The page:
EAP or educational assistance payments are derived from RESPs, or registered education savings plans in Canada.
1. EAPs are computed from RESPs
Educational assistance payments will vary from plan to plan, depending on how much the subscriber has contributed to the plan before its maturation.
EAPs are designed to help with expenses related to the beneficiary’s post-secondary school expenses.
Canada Learning Bond (CLB) beneficiaries can receive payments in secondary school, as long as the modest-income family has registered to receive CLB payments in their RESP.
2. Fees will be deducted from the RESP
This is one thing that many people forget when they sign up for RESPs. When you contribute to your heritage education funds – RESP the amount that you give will be reduced because there are sales fees and other handling fees involves.
The financial institution or scholarship plan dealer should disclose these fees where you opened the RESP in the first place.
So before opening a RESP and making contributions, it is important that you first familiarize yourself with the different fees associated with maintaining a registered education savings plan.
Now if you feel that the fees are not to your liking, you can always go to another financial institution or company and check out their policies and fees, too.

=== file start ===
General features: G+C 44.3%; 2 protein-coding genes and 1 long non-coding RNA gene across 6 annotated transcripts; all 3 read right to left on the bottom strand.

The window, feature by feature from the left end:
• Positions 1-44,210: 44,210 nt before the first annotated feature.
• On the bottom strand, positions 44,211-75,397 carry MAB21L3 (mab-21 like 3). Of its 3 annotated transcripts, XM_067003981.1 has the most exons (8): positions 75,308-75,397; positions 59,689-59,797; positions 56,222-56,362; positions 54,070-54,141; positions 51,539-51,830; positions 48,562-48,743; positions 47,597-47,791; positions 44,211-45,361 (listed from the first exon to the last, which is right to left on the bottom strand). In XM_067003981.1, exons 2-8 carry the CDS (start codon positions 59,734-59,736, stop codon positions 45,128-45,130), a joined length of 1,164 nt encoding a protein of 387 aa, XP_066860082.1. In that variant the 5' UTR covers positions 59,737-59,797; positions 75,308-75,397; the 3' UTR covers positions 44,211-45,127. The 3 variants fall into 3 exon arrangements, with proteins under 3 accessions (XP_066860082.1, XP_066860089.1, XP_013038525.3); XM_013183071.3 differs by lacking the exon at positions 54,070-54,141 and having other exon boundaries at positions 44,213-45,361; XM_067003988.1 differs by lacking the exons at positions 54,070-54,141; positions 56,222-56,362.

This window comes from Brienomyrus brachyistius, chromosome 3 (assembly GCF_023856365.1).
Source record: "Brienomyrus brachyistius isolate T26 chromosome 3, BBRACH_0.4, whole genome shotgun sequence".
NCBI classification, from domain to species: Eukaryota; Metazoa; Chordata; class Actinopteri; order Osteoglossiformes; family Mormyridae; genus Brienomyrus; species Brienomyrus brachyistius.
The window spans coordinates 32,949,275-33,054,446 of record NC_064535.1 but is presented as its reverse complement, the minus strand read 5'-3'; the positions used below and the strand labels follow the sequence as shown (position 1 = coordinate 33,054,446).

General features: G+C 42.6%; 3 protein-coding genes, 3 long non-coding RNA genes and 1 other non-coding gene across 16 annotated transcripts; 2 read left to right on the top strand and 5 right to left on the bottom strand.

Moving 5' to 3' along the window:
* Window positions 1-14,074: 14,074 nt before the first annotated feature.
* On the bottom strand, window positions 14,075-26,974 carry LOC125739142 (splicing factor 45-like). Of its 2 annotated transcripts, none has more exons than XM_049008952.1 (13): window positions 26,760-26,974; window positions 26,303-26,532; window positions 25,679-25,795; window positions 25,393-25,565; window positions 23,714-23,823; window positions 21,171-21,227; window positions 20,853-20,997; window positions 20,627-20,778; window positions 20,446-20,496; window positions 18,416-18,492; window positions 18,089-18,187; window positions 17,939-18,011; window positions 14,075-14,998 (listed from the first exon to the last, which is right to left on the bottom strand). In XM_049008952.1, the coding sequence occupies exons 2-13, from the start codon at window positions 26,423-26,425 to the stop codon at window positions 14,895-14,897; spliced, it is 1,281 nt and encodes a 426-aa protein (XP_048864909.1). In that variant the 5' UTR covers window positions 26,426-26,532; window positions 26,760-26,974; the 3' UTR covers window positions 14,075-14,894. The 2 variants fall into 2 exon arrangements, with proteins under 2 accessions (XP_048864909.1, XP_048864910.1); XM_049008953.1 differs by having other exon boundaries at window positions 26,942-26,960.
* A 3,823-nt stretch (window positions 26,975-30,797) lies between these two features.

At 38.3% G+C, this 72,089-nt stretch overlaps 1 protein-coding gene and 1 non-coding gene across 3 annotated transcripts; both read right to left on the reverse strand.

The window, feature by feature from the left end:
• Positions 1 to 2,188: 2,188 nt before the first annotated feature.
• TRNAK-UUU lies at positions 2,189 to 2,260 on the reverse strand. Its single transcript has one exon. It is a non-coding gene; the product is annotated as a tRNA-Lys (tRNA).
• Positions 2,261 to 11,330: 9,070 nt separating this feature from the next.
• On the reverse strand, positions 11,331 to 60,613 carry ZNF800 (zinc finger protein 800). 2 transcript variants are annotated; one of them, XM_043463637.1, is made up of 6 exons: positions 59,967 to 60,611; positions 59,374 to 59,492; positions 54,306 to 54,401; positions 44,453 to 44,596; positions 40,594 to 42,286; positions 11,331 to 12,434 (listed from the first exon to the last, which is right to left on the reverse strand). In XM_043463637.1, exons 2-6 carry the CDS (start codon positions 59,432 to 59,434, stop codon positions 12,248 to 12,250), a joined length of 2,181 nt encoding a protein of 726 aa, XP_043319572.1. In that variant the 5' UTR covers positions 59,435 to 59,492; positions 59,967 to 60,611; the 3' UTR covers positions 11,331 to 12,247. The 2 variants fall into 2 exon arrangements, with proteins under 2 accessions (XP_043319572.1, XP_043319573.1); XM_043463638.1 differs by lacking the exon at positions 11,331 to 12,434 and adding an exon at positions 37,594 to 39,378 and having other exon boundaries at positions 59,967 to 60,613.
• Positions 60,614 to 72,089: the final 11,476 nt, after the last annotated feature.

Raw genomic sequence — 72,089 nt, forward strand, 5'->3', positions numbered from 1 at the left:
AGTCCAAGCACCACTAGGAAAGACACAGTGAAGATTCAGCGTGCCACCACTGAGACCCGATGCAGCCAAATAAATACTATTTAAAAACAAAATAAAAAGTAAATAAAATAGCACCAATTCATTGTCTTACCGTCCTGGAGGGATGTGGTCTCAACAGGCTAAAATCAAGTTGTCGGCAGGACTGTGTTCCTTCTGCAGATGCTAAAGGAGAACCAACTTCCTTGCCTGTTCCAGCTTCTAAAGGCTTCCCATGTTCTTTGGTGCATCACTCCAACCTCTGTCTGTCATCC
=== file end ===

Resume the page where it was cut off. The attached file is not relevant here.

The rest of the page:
Comparing fees is a good way to get better deals with RESPs, especially with scholarship plan dealers. On the other hand, you can always just approach a conventional bank or investment company for help with opening an RESP.
3. You can apply for a deferral of the first EAP
Deferrals of EAPs means the beneficiary may not be ready yet to begin post-secondary school training. When the payments begin to roll out, the balance is reduced and this is something that some parents may not like.
In order to qualify for a deferral, you must write a letter of appeal to the financial institution or scholarship plan company. What is usually offered is a deferral of a maximum of two years from the date of the maturation of the plan.
Take note that the institution offering the plan may not void it just because you asked for a deferral. RESPs are considered valid for up to 36 years after they have been opened by the primary subscriber.
4. CLB payments are not part of CESG payments
A beneficiary can qualify for both CESG and CLB, and in the process, the subscriber is able to amplify the annual contributions easily. On the first year of contribution, the Canadian government will pay up to $500 in CLB and $600 maximum for CESG payments.
The cumulative lifetime maximum for CLB beneficiaries is $2,000, while CESG beneficiaries can only receive a maximum aid of $7,200 no matter how many RESPs are opened in their name. In total, a beneficiary can enjoy additional aid of $9,200 if he or she qualifies for both CLB and CESG.
5. Primary caregivers can receive tax benefits.
The person caring for the beneficiary and is paying the contributions can be eligible for the Canada Child Tax Benefit or the CCTB.

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